The Girl With the Dragon Tattoo moves back and forth between consensual, pleasant sex and hideous rapes. The positive, happy sex (of which there's a fair amount) is sexy but understated, without graphics. It's as much about exploring relationships and trying to find intimacy and trust as it is about physical pleasure. Blomkvist and Salander, both sexual adventurers, end up taking down sexual predators. The rapes are recounted and remembered in details too lurid for some readers, who feel that the depictions contribute to problems of sexual assault. Other feel the graphic details are necessary to wake readers up to the issue. As with Alice Sebold's The Lovely Bones, a novel that probably shared the bestseller list with Tattoo at some point, this story constantly contrasts consensual sexual relationships with abusive, non-consensual ones.
We've got a very violent novel on our hands here. Much of the violence in The Girl with the Dragon Tattoo is sexual, but other forms of physical violence plus verbal and psychological violence are explored too. This is tricky because Lisbeth Salander, the novel's star, is pretty violent herself. She has violent thoughts even toward good guys, like Blomkvist. She uses violence to get revenge, and to exact what she sees as justice on her enemies and other predators. And she has no qualms about her aggressive methods. By contrast, Blomkvist is never physically violent that we've seen. But he uses his pen like Salander uses her taser, to get revenge and to fight for causes he thinks are just.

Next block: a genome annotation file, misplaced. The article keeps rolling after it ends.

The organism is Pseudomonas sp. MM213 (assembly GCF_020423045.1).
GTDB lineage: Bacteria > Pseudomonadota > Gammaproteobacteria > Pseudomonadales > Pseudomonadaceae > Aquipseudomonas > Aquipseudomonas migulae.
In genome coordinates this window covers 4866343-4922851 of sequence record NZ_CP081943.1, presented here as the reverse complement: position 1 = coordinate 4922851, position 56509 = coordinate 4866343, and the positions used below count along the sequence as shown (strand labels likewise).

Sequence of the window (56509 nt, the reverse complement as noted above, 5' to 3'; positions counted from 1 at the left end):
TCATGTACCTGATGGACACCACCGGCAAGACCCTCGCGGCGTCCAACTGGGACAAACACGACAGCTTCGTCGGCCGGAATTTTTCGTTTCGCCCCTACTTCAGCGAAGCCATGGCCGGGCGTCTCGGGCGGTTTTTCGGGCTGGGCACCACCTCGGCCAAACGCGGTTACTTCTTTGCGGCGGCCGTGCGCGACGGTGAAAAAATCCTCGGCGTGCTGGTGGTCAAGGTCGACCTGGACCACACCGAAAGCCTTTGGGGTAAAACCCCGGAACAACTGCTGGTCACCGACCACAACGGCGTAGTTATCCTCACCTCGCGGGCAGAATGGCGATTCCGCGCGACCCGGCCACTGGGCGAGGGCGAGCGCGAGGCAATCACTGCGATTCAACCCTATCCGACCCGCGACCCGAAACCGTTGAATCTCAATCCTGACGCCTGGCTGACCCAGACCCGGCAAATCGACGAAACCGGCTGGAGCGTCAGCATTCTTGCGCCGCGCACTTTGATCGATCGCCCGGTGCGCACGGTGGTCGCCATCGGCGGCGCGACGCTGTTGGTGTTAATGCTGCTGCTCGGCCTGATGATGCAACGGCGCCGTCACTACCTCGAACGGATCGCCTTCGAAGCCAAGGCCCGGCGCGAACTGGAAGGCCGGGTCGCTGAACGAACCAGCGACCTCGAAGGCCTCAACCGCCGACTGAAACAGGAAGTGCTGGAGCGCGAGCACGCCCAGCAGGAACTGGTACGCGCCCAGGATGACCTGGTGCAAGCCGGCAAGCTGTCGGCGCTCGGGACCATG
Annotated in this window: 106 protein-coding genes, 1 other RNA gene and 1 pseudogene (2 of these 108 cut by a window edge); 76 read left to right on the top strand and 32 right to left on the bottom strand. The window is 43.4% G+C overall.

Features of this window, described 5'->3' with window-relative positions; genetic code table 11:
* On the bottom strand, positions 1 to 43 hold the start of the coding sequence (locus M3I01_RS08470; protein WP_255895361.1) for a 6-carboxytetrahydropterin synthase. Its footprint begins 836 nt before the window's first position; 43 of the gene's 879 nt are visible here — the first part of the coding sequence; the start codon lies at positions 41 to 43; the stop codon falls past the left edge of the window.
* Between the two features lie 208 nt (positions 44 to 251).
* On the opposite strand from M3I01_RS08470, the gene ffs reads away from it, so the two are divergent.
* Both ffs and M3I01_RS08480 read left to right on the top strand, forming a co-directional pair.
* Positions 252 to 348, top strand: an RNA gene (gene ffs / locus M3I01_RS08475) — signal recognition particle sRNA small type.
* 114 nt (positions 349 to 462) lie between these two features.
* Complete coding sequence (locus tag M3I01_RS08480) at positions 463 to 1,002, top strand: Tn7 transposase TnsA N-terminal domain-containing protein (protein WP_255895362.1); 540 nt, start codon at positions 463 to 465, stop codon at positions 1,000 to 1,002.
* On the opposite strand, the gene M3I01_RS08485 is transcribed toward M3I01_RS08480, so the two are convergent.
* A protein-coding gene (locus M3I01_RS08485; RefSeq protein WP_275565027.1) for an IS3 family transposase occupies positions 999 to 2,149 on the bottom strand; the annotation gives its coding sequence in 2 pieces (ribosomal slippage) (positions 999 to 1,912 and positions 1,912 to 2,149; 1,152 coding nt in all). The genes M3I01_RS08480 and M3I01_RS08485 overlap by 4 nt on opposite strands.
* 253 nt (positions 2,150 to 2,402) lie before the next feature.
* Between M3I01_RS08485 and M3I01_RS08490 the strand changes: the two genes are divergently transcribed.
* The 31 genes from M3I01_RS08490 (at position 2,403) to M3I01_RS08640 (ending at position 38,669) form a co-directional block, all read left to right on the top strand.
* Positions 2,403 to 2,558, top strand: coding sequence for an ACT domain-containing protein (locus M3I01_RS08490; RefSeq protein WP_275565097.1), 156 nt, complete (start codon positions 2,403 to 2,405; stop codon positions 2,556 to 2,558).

A big chunk of The Girl With the Dragon Tattoo is set on a remote Swedish island mostly owned and inhabited by the Vanger family. It also features several isolated cabins, a bedroom torture chamber, and a serial killers basement. These isolated settings work with the isolated mindsets of the main characters. Henrik Vanger is shut off from everything by his obsession with Harriet's disappearance. If Blomkvist wasn't isolated by his recent professional disgrace, he would never have jumped on board to help Henrik. Salander is perhaps the most isolated character of all –she's the novel's true outsider. Even Martin has a life full of friends and family who love him. But Salander is isolated from even her friends by her legal status and her lack of trust. We are also asked to feel the isolation of minor characters – Martin's victims, the women who spent their last days and hours in his windowless, soundproof chamber of horrors.